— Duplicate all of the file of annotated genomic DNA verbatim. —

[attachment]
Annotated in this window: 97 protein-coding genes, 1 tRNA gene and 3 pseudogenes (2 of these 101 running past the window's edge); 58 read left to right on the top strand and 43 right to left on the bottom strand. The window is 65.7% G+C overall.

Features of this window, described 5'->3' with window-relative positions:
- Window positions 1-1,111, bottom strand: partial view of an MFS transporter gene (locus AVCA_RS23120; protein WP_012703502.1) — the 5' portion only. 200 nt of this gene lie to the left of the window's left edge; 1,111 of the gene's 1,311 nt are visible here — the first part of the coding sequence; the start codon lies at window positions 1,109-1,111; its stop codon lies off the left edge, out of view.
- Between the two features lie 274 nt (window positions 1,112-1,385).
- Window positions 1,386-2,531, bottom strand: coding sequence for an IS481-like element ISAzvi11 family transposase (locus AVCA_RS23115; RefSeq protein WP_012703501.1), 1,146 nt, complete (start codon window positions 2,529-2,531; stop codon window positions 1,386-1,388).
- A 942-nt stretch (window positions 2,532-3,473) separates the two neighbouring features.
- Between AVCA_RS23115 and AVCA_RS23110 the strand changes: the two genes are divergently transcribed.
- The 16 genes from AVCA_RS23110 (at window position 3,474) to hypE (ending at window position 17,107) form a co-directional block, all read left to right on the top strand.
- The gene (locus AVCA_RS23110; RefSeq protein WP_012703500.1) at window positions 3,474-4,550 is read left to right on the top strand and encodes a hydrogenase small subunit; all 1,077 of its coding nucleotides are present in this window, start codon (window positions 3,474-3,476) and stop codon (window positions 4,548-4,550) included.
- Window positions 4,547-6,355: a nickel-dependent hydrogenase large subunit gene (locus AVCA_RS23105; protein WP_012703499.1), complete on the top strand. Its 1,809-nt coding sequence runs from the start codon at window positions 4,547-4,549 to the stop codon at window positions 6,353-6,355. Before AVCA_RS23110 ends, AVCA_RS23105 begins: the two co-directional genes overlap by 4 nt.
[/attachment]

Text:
Annotated in this window: 97 protein-coding genes, 1 tRNA gene and 3 pseudogenes (2 of these 101 running past the window's edge); 58 read left to right on the top strand and 43 right to left on the bottom strand. The window is 65.7% G+C overall.

Features of this window, described 5'->3' with window-relative positions:
- Window positions 1-1,111, bottom strand: partial view of an MFS transporter gene (locus AVCA_RS23120; protein WP_012703502.1) — the 5' portion only. 200 nt of this gene lie to the left of the window's left edge; 1,111 of the gene's 1,311 nt are visible here — the first part of the coding sequence; the start codon lies at window positions 1,109-1,111; its stop codon lies off the left edge, out of view.
- Between the two features lie 274 nt (window positions 1,112-1,385).
- Window positions 1,386-2,531, bottom strand: coding sequence for an IS481-like element ISAzvi11 family transposase (locus AVCA_RS23115; RefSeq protein WP_012703501.1), 1,146 nt, complete (start codon window positions 2,529-2,531; stop codon window positions 1,386-1,388).
- A 942-nt stretch (window positions 2,532-3,473) separates the two neighbouring features.
- Between AVCA_RS23115 and AVCA_RS23110 the strand changes: the two genes are divergently transcribed.
- The 16 genes from AVCA_RS23110 (at window position 3,474) to hypE (ending at window position 17,107) form a co-directional block, all read left to right on the top strand.
- The gene (locus AVCA_RS23110; RefSeq protein WP_012703500.1) at window positions 3,474-4,550 is read left to right on the top strand and encodes a hydrogenase small subunit; all 1,077 of its coding nucleotides are present in this window, start codon (window positions 3,474-3,476) and stop codon (window positions 4,548-4,550) included.
- Window positions 4,547-6,355: a nickel-dependent hydrogenase large subunit gene (locus AVCA_RS23105; protein WP_012703499.1), complete on the top strand. Its 1,809-nt coding sequence runs from the start codon at window positions 4,547-4,549 to the stop codon at window positions 6,353-6,355. Before AVCA_RS23110 ends, AVCA_RS23105 begins: the two co-directional genes overlap by 4 nt.